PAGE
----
Jtuxyan on March 20, 2010, 11:26:43 am
I have questions about Anarcho-Capitalist theory, which I hope this board will be able to answer. First, for the purposes of this thread, we assume that AnCap theory is basically correct -- so the less libertarian members of this board (myself included) should refrain from criticizing the basic concept of such a society. The roads get paid for, the fire department gets paid for, etc. This is a question as to one specific aspect of that.

In order to not be conquered by it's Statist neighbors, an AnCap state would need to raise it's own armed forces. Escape from Terra's hilariously incompetent Terran navy aside, modern armed forces are never defeated by informal millita. A resistance could probably drive the invader our sooner or later, but we'll take it as a given that the occupants of our AnCap area would rather not be conquered in the first place, and so raise a private army.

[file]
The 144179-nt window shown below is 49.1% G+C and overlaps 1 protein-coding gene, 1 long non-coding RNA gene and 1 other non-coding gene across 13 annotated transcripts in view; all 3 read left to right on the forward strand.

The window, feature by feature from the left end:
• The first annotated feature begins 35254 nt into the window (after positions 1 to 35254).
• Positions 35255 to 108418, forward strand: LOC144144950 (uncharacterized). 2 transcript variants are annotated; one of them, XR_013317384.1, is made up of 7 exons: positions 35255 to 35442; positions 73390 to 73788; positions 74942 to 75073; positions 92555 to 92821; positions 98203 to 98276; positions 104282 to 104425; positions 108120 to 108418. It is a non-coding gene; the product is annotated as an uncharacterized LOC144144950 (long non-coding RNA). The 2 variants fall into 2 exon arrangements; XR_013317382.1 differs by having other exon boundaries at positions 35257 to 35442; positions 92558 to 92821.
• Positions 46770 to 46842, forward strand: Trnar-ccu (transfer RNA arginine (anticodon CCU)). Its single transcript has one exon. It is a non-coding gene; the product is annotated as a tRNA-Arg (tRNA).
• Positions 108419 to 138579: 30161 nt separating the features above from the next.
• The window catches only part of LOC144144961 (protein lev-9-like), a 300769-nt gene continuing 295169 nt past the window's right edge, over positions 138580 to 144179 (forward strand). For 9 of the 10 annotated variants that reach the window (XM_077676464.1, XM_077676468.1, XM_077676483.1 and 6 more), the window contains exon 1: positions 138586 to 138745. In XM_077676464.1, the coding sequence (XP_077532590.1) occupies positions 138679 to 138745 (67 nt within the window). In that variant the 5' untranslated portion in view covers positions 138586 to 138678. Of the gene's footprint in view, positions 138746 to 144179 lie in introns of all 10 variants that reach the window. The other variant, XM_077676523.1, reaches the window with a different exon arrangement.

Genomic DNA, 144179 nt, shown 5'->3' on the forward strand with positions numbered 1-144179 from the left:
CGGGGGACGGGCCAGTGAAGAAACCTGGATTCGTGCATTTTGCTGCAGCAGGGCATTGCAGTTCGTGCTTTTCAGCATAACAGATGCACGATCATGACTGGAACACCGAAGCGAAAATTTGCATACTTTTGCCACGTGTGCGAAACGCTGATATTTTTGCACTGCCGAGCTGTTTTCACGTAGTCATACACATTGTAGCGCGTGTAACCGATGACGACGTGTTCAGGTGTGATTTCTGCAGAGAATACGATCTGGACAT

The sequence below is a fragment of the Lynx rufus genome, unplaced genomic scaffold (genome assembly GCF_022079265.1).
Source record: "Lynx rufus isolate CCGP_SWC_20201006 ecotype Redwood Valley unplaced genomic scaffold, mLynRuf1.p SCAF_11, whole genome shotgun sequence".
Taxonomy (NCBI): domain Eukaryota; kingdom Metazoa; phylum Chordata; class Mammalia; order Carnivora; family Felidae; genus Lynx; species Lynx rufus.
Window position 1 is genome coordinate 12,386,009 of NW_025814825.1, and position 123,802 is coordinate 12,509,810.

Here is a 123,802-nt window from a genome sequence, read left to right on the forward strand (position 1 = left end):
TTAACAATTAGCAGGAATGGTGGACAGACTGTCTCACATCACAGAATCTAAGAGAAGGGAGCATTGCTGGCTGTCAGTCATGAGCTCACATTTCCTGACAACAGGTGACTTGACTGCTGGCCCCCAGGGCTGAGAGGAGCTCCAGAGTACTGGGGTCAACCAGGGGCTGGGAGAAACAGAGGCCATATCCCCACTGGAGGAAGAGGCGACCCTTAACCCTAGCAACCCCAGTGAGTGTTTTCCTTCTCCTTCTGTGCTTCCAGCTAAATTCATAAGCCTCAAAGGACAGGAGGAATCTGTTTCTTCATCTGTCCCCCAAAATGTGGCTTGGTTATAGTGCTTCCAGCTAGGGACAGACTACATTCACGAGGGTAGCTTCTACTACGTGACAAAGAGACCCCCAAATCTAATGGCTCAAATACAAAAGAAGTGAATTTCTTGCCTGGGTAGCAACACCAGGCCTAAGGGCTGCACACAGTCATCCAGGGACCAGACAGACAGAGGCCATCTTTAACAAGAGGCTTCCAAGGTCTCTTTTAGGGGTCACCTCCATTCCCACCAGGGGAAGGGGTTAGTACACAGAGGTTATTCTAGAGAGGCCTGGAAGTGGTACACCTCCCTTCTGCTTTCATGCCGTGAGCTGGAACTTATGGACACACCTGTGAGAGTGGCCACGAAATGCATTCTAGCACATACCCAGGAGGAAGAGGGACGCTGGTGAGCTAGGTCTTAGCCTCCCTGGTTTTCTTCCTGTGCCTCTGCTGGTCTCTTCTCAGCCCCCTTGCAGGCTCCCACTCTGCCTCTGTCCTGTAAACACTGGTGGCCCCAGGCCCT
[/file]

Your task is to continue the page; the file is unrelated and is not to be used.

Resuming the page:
My question then, is this. A military needs many supplies in order to function -- Food, ammo, the right to set up listening posts and defensive structures, etc. So isn't this a distortion of the basic "no coercion" model? As long as a majority of the country supports the military action, they are in a position of being able to use force without responce, thus violating the premise of the AnCap state.

To give an example, suppose I am this armed forces primary supplier of bullets, and I feel the current price they are paying me is insufficient. They insist that as this ammo is a vital strategic resource, I cannot stop shipping it during the negotiations. This is a seemingly minor detail, but it does qualify as coercion -- the military can drag the negotiations out as long as they want, and my only reprive would be to hope that my neighbors feel as strongly about this as I do, since if I tell them to go to hell, they have the force to just take the ammo.